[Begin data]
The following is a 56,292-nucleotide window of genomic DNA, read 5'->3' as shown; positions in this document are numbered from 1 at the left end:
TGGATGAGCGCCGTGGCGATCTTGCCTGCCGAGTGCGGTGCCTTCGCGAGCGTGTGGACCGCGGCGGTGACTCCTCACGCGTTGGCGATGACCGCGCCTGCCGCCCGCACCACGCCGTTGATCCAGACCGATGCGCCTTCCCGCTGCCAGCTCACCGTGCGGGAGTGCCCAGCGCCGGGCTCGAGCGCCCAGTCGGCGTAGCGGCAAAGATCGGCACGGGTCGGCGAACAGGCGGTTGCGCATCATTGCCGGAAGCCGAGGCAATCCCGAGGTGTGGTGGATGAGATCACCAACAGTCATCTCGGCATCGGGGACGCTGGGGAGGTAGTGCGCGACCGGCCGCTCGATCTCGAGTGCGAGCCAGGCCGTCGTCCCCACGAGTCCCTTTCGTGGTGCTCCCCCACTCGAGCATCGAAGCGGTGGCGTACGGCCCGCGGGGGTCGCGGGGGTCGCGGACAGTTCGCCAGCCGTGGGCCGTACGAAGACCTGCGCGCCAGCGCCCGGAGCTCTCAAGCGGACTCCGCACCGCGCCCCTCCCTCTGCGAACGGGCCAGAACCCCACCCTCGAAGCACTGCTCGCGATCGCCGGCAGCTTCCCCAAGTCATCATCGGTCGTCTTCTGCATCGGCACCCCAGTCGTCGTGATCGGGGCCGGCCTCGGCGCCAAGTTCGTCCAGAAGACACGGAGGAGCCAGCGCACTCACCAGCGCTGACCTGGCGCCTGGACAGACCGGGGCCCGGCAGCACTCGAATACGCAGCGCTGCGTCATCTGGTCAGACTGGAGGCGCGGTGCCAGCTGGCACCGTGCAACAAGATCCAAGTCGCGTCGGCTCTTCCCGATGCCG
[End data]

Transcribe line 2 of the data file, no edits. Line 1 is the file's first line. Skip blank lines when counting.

TGGATGAGCGCCGTGGCGATCTTGCCTGCCGAGTGCGGTGCCTTCGCGAGCGTGTGGACCGCGGCGGTGACTCCTCACGCGTTGGCGATGACCGCGCCTGCCGCCCGCACCACGCCGTTGATCCAGACCGATGCGCCTTCCCGCTGCCAGCTCACCGTGCGGGAGTGCCCAGCGCCGGGCTCGAGCGCCCAGTCGGCGTAGCGGCAAAGATCGGCACGGGTCGGCGAACAGGCGGTTGCGCATCATTGCCGGAAGCCGAGGCAATCCCGAGGTGTGGTGGATGAGATCACCAACAGTCATCTCGGCATCGGGGACGCTGGGGAGGTAGTGCGCGACCGGCCGCTCGATCTCGAGTGCGAGCCAGGCCGTCGTCCCCACGAGTCCCTTTCGTGGTGCTCCCCCACTCGAGCATCGAAGCGGTGGCGTACGGCCCGCGGGGGTCGCGGGGGTCGCGGACAGTTCGCCAGCCGTGGGCCGTACGAAGACCTGCGCGCCAGCGCCCGGAGCTCTCAAGCGGACTCCGCACCGCGCCCCTCCCTCTGCGAACGGGCCAGAACCCCACCCTCGAAGCACTGCTCGCGATCGCCGGCAGCTTCCCCAAGTCATCATCGGTCGTCTTCTGCATCGGCACCCCAGTCGTCGTGATCGGGGCCGGCCTCGGCGCCAAGTTCGTCCAGAAGACACGGAGGAGCCAGCGCACTCACCAGCGCTGACCTGGCGCCTGGACAGACCGGGGCCCGGCAGCACTCGAATACGCAGCGCTGCGTCATCTGGTCAGACTGGAGGCGCGGTGCCAGCTGGCACCGTGCAACAAGATCCAAGTCGCGTCGGCTCTTCCCGATGCCG